Key Stage 3
- The Roman world and the Latin language has inspired many great thinkers, influenced many languages and cultures and trained intelligent minds for generations. The Key Stage 3 course opens up the classical world and language for students of Year 7 and 8.
Year 7The Year 7 course is an introduction into the Latin language and Roman life. Book I of the Cambridge Latin Course will be used. This Course is divided into several stages.
Students will gain an understanding of how Latin influences English in the first few weeks of the course. The learning of the Latin language then begins in earnest with the first stage of the Cambridge Latin Course. By the end of the year Stage 10 of the Course will be reached.
The learning of the language will be interspersed with learning about the daily life of the Romans in Pompeii. Topics include dining, theatre, gladiatorial contests and the plan of a Roman town.
Students will be encouraged to draw links between the ancient languages and the modern languages, the ancient world with the modern world.
Year 8The Year 8 course builds upon what is learnt in Year 7, in terms of Latin language and Roman life. Books I and II of the Cambridge Latin Course will be used.
In Year 8 students will begin to translate more complex sentences which include the relative clauses. Students will also understand more about how the case system for nouns functions; this will develop the students' ability in analysing words at a sentence level in any language.
The learning of the language will be interspersed with learning about the destruction of Pompeii, Roman Britain and Roman Alexandria. A project is also set to investigate how certain Roman inventions may have affected the course of history.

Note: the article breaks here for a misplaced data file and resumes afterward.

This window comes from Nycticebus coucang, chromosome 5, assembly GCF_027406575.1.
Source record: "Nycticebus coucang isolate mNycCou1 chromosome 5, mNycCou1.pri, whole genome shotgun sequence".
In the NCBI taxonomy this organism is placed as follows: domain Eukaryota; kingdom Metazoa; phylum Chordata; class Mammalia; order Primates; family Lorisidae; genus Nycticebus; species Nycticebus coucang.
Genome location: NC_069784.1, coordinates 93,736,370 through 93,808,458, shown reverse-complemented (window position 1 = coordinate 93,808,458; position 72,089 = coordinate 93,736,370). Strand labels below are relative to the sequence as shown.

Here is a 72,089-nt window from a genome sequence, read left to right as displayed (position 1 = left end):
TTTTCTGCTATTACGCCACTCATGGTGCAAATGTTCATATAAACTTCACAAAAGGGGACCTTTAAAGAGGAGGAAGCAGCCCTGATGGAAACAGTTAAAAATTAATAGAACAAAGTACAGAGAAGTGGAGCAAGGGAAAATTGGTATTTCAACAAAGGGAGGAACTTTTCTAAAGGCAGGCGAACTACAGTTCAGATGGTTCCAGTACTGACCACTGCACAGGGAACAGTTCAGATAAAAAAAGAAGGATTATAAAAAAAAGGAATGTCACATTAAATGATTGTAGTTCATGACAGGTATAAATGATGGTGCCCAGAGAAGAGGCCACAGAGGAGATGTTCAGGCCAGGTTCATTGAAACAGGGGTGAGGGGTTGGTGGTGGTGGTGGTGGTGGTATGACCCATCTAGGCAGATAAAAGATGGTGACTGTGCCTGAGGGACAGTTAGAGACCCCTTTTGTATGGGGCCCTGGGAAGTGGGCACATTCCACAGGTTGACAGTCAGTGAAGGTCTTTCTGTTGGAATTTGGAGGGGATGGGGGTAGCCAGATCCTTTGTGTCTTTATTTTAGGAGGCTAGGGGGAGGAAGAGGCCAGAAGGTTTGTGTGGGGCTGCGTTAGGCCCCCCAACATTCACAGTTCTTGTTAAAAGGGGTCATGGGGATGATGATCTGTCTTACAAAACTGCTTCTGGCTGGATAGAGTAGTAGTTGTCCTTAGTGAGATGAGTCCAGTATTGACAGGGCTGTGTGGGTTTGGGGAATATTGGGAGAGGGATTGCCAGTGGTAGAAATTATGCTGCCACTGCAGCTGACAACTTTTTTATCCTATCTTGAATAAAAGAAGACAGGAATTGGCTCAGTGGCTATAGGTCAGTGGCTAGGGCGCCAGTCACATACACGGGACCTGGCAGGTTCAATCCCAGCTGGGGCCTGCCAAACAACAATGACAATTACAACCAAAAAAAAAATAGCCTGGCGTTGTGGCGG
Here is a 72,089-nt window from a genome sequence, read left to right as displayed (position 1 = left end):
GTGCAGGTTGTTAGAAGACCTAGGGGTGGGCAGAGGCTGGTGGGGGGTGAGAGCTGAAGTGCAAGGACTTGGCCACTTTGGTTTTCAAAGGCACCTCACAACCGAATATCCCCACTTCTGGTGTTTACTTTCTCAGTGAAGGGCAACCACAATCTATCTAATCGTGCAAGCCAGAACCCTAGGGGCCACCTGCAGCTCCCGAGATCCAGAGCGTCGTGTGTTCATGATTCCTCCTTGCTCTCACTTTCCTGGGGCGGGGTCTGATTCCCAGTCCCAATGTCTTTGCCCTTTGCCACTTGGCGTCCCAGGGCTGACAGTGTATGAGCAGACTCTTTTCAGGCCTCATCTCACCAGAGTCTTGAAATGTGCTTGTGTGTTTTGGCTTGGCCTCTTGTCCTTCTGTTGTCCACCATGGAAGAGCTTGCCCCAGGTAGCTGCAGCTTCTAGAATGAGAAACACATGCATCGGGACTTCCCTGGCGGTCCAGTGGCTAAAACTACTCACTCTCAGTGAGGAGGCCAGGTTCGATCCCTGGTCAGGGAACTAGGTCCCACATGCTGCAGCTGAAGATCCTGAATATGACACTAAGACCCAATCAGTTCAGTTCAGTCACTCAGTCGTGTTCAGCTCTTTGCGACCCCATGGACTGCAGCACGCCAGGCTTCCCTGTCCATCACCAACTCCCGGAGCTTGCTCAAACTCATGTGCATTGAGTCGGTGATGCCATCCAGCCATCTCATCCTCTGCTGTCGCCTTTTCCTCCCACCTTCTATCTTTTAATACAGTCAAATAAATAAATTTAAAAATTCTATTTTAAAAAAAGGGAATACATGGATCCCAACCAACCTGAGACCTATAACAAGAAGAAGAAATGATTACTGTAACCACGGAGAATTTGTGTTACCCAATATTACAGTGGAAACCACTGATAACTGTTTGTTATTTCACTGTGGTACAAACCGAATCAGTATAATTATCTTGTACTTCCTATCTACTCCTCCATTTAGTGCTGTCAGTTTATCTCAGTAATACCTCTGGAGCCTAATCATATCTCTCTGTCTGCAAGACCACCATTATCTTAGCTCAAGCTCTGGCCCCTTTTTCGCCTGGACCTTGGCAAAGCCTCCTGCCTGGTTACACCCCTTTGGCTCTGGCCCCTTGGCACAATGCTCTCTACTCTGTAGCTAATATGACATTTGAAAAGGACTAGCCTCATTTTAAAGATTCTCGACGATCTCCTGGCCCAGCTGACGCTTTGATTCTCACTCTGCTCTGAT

Students will be encouraged to consider how Roman culture and rule affected various parts of the Empire and to consider how the Romans influenced British culture.
Key Stage 4
The aim of the Latin course is to allow students to reach a stage where they have the language and the skills to appreciate texts written by the Romans. These texts allow students to appreciate the people and places of the ancient world through some first-hand accounts.
The board of the GCSE examination is OCR. It consists of four papers:
- Latin language 1 – Mythology and domestic life
- Latin language 2 – History
- Latin prose literature
- Latin verse literature
For the literature papers students are required to provide a translation for the prescribed literature, appreciate the literature and consider how it portrays certain events or people. The prescribed literature changes every two to three years; an up-to-date list can be found here.
Year 9The Year 9 course builds upon what is learnt in Years 7 and 8. Books II and III of the Cambridge Latin Course will be used and by the end of the year Stage 28 is normally reached.
By the end of Year 9 students will know the formation and function of all the noun cases. Students will also know all the uses of subjunctive. Students will have explored topics including Roman military, religion and administration.